The value of parabolic function

where

For AISC-LRFD yield surface (AISC, 2005)

For modified Orbison yield surface (McGuire et al., 2000)

where_{y}, M_{yp}, M_{zp} are axial load, and plastic moment capacity of the cross-section about

When the force point moves inside or along the initial yield surface

When the parabolic function for a gradual yielding is active at both ends of an element, the incremental member force and deformation relationship in Eq. (12) is modified as

where

where

### 2.3. Fiber model accounting for inelastic effects

The concept of fiber model is presented in Fig. 9. In this model, the element is divided into a number of monitored sections represented by the integration points. Each section is further divided into

The incremental force and deformation relationship, Eq. (12), which accounts for the

where

in which the axial stiffness

in which

Section deformations are represented by three strain resultants: the axial strain

Section force vector

Section deformation vector

The incremental section force vector at each integration points is determined based on the incremental element force vector

where

The section deformation vector is determined based on the section force vector as

where

Following the hypothesis that plane sections remain plane and normal to the longitudinal axis, the incremental uniaxial fiber strain vector is computed based on the incremental section deformation vector as

where

Once the incremental fiber strain is evaluated, the incremental fiber stress is computed based on the stress-strain relationship of material model. The tangent modulus of each fiber is updated from the incremental fiber stress and incremental fiber strain as

Eq. (32) leads to updating of the element stiffness matrix

### 2.4. Shear deformation effect

To account for transverse shear deformation effect in a beam-column element, the member force and deformation relationship of beam-column element in Eq. (12) should be modified. The flexibility matrix can be obtained by inversing the flexural stiffness matrix as

where

where

The basic force and deformation relationship including shear deformation is derived by inverting the flexibility matrix as

The member force and deformation relationship can be extended for three-dimensional beam-column element as

in which

where

### 2.5. Element stiffness matrix

The incremental end forces and displacements used in Eq. (38) are shown in Fig. 10(a). The sign convention for the positive directions of element end forces and displacements of a frame member is shown in Fig. 10(b). By comparing the two figures, the equilibrium and kinematic relationships can be expressed in symbolic form as

where

Using the transformation matrix, the nodal force and nodal displacement relationship of element may be written as

where

It should be noted that Eq. (43) is used for the beam-column member in which side-sway is restricted. If the beam-column member is permitted to sway, additional axial and shear forces will be induced in the member. These additional axial and shear forces due to member sway to the member end displacements can be related as

where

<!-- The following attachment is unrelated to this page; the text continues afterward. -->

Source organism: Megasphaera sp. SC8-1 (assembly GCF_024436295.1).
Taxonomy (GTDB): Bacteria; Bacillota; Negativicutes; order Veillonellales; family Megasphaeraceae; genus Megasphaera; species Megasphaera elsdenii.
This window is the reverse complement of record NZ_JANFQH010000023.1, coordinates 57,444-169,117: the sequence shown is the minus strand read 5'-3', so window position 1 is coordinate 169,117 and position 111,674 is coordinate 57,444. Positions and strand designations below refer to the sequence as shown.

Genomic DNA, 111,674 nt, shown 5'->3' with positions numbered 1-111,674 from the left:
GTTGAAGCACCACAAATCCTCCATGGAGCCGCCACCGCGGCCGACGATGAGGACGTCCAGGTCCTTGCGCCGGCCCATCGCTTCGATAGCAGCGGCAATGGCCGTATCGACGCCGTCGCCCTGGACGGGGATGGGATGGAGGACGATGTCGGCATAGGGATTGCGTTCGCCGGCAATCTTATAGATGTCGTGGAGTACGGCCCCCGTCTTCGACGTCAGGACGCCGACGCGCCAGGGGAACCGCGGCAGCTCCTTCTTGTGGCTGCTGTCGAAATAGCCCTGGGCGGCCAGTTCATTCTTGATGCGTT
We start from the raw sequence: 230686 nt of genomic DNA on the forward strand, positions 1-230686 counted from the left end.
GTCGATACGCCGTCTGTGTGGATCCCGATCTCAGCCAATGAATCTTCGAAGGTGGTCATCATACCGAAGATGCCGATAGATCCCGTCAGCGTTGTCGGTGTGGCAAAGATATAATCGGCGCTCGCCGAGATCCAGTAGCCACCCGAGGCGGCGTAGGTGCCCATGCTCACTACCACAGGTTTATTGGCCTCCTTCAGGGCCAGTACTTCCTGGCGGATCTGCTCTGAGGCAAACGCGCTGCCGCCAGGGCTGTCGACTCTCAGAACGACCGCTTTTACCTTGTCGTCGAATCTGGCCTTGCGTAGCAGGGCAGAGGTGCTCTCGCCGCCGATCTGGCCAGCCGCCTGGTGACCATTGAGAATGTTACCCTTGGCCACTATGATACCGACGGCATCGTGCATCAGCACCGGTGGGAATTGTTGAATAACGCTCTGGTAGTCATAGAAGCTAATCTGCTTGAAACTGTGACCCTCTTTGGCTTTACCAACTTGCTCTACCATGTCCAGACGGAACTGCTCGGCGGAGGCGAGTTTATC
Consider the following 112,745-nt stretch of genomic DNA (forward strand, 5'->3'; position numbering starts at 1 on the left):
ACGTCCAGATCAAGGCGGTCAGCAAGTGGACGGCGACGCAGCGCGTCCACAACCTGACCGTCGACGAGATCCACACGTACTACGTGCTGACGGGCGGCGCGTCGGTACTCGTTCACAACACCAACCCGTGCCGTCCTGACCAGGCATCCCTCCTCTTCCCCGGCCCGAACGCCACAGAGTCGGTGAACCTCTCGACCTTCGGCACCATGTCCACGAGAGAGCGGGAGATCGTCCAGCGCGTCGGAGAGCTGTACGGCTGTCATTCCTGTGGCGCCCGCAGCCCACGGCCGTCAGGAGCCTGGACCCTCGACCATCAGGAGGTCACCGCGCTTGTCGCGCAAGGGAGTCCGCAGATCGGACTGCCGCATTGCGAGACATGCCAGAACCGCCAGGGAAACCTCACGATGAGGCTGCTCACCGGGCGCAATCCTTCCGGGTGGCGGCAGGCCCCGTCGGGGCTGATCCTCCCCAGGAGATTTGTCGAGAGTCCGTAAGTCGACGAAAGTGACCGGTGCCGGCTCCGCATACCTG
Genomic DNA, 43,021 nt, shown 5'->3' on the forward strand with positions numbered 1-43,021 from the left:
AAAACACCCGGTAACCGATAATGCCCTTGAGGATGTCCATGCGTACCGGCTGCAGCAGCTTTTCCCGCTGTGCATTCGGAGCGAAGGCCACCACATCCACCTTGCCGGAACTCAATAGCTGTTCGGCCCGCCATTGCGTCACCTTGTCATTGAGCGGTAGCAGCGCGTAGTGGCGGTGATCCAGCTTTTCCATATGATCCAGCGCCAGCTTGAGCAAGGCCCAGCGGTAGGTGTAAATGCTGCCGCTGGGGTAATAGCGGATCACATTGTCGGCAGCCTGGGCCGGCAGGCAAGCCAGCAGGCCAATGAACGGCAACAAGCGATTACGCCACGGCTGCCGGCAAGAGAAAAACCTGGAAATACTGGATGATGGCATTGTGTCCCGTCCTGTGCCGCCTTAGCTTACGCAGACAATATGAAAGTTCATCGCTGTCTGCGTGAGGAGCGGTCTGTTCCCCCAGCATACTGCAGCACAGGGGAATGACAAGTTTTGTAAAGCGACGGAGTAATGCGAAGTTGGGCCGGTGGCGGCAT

in which

By combining Eqs. (43) and (47), the general force-displacement relationship of beam-column element obtained as

where

### 2.6. Solution algorithm

The generalized displacement control method proposed by Yang and Shieh (1990) appears to be one of the most robust and effective method because of its general numerical stability and efficiency. This method is adopted herein to solve the nonlinear equilibrium equations. The incremental form of the equilibrium equation can be rewritten for thewhere

Once the displacement increment vector

The total applied load vector

where the load factor

The load increment parameter

where

For the iterative step

where

## 3. Numerical examples

In this section, three numerical examples are presented to verify the accuracy and efficiency of two proposed analysis methods: (1) the refined plastic hinge method and (2) the fiber method. The predictions of strength and load-displacement relationship are compared with those generated by commercial finite element packages and other existing solutions. The first example is to show how the stability functions capture the

### 3.1. Elastic buckling of columns

The aim of this example is to show the accuracy and efficiency of the stability functions in capturing the elastic buckling loads of columns with different boundary conditions. Fig. 11 shows cantilever and simply supported columns. The section of columns is W8×31. The Young’s modulus and Poisson ratio of the material are

Fig. 12 shows the load-displacement curves of the columns predicted by the present element and the cubic frame element of SAP2000. Since the present element is based on the stability functions which are derived from the closed-form solution of a beam-column subjected to end forces, it can accurately predict the buckling load of columns with different boundary conditions by using only one element per member. Whereas the cubic frame element of SAP2000, which is based on the cubic interpolation functions, overpredicts the buckling loads by 18% and 16% for the cantilever column and simply supported column, respectively, when the columns are modeled by one element per member. The load-displacement curves shown in Fig. 12 indicate that SAP2000 requires more than five cubic elements per member in modeling to match the results predicted by the present element. This is due to the fact that when the member is divided into many elements, the